How safe are dog car travel harnesses?

Last year, we heard that 100% of dog car harnesses were failing safety tests.  The Center for Pet Safety is quoted as saying,”We tested them to the child safety restraint standard and we experienced a 100-percent failure rate to protect either the consumer or the dog”.

It’s a concerning claim. Many pet owners put their dogs on a harness because they want them to be safe during an accident, and yet it seems that harnesses won’t achieve these aims. So what’s a pet owner to do?

Golden retriever puppy in back seat of car.


Center of Pet Safety Study

Firstly, have a look at the CPS’s study.  A complete summary of CPS’s investigation can be read on this PDF, but the research methods are best summarised by this flowchart:

Click to see PDF source.

Click to see PDF source.

So, firstly, they only tested harnesses that claimed to be tested, or claimed to offer crash protection.

Then, they did ‘quasi static testing’, which is basically they pulled on the harness attachment really hard for a sustained period to see if the harness survived or not. (Watch a video of the quasi static test.)

The following products did not pass the quasi static testing:

  • USA K-9 Outfitters; Champion.
  • In the Company of Animals; Clix.
  • Coastal; EZ-Rider.
  • Snoozer; Pet Safety Harness and Adapter.

It is only if the product passed both of those initial stages that they proceeded to crash testing.

In the same PDF, a nifty little flow chart is displayed – and ultimately it lists the harness, from left to right, as best to worst (of those tested).

Crash test harness results.

So, basically, the testing concluded that the ‘best’ harness (of those tested) was the Sleepypod Clickit Utility.

A complete analysis is available on page 10 of the results.

You can find out more about the Sleepypod Clickit harness from the Sleepypod website.


NRMA Insurance Test

From my research, the only other test I can find was performed by NRMA Insurance, and yielded not dissimilar results: The Sleepypod Clickit Harness was rated on the top, and the Purina Roadie Harness was second.  NRMA Insurance tested 25 harnesses, and only the above two passed. That is, 92% of harnesses failed. You can read NRMA’s brief press release: Paws and Secure Your Puppy


But harnesses are still better than nothing…

I would like to warn against ‘giving up’ on harnesses, because most of the harnesses do stop dogs become a projectile, and injuring people in the car. Little comfort, but please do restrain your pets.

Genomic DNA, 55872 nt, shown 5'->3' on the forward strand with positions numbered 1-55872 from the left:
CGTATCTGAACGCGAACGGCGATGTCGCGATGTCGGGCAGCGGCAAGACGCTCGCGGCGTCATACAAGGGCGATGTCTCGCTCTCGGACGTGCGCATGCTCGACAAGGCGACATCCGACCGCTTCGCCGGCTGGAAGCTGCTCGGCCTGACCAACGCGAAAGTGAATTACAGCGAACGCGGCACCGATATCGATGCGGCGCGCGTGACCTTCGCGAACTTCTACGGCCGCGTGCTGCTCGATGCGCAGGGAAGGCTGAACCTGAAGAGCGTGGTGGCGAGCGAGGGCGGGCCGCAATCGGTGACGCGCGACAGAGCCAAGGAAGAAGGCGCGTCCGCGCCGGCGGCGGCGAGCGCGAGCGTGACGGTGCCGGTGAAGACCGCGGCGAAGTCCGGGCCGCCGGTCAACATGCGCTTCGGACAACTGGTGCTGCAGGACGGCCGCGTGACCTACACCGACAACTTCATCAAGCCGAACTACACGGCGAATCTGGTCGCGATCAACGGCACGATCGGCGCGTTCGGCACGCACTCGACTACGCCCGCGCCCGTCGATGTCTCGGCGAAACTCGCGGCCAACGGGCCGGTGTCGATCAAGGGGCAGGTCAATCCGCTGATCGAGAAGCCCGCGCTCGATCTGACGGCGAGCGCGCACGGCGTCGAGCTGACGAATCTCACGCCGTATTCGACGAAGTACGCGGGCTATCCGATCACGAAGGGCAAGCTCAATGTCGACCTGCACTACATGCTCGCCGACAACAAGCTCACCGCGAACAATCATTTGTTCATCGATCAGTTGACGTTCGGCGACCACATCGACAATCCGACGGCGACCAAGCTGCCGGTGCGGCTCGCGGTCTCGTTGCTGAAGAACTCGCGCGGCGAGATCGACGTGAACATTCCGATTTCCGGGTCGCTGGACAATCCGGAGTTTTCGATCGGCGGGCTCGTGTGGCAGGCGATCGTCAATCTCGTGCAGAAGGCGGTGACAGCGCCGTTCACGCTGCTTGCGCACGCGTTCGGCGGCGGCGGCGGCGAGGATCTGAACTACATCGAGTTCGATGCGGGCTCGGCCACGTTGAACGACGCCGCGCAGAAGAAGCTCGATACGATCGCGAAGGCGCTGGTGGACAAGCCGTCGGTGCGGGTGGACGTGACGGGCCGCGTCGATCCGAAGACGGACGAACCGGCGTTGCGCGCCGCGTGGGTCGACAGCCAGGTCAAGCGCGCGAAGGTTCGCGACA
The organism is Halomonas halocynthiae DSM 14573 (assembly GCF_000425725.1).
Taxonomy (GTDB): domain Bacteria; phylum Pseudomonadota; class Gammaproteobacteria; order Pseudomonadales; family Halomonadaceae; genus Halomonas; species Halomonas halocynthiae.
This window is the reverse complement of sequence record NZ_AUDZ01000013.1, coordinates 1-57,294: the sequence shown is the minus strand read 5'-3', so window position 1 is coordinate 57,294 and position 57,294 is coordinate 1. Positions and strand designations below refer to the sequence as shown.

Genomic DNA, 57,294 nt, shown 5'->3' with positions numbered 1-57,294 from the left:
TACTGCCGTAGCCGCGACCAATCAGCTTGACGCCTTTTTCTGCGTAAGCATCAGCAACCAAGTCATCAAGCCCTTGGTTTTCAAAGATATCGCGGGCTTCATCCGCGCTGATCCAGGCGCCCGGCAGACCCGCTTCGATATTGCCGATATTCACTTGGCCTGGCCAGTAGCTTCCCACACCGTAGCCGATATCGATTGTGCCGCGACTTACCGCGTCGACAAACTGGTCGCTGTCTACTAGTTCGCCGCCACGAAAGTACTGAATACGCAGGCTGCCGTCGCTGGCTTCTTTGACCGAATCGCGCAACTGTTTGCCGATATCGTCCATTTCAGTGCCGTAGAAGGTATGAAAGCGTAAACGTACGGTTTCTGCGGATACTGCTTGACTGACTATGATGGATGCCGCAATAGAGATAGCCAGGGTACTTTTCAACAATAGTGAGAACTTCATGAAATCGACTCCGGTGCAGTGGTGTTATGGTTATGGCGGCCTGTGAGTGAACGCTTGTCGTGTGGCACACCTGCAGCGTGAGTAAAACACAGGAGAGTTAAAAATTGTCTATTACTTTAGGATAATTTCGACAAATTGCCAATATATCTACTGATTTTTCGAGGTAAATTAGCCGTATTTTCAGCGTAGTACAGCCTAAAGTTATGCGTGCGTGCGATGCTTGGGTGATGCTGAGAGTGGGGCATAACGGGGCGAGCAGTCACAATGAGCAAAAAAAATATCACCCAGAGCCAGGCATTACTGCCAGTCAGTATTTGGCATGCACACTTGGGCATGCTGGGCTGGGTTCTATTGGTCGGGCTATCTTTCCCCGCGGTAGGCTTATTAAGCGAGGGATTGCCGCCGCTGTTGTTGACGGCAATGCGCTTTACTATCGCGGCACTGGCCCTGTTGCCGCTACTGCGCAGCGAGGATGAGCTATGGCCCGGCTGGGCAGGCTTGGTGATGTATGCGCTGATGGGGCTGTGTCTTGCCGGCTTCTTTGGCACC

Screen shot 2014-01-15 at 8.46.34 AM


My choice

Personally, I have had trouble with harnesses in the car. Any of my dogs that I have tried them on walk around and around in circles, twisting up their limbs in their harness, and looking miserable and uncomfortable.

After reading the two studies above, I am glad I made the choice to crate my dogs in the car. The crates are secured in my car with tie downs to anchor points. I am very happy with my choice, and feel that it is probably the safest option for car travel, especially in light of this study.

Our next blog post will look into ways you can advocate for better harnesses.


Further reading: Pet Auto Safety Blog

4 thoughts on “How safe are dog car travel harnesses?

  1. Great article!!! I was so happy when the CPS report came out. This report forced those who claimed testing but turned out they didn’t meet quality standards to either stop selling their product or to improve their product. Snoozer, for example, is no longer selling their car harnesses.

    I agree with you about some harnesses causing problems with twisting and with dogs getting their limbs caught. The new top rated ClickIt Utility from Sleepypod may be safe, but it is highly restrictive and not all dogs will tolerate it. My Labrador Maya struggles against it.

    Unfortunately, my two dogs are too big and my car is too small to use a crate. But you know, crates haven’t been crash tested either. Plus, they need to be secured in the car too.

  2. Your article was great. I really enjoyed it. I also did an article about car safety. At first I thought a harness is a harness, but I wanted to do some research before posting. Boy was I was surprised! Not all are equal. I also recommended the Sleepypod products.

  3. I absolutely agree about the importance of protecting/restraining your dog in the car. You don’t want flying objects to worry about if you are in an accident or even have to stop suddenly. It’s for the protection of all the humans and canines.

    One of our three dachshunds was a Houdini when we tried a seat belt on him – he has never met a harness he cannot wriggle out of. So now we crate in the car. Didn’t like it originally, but it is far safer. They are crated at home when we are out, so crates are not a new experience for them. Throw in a bone or toy to keep them occupied and they will settle down.

  4. Interesting article and best way to do solve the non-speakable pets problems. Safe dog travel in the car is a hot topic these days among the many dog owners and good news now so many offers the harness specifically for the cars that provide much safety to your pets. Dog car seats and booster seats are similar to car harnesses but these designed for small dogs and we have big dog but I agreed with this point harness is better than nothing. Thanks for sharing this informative read.

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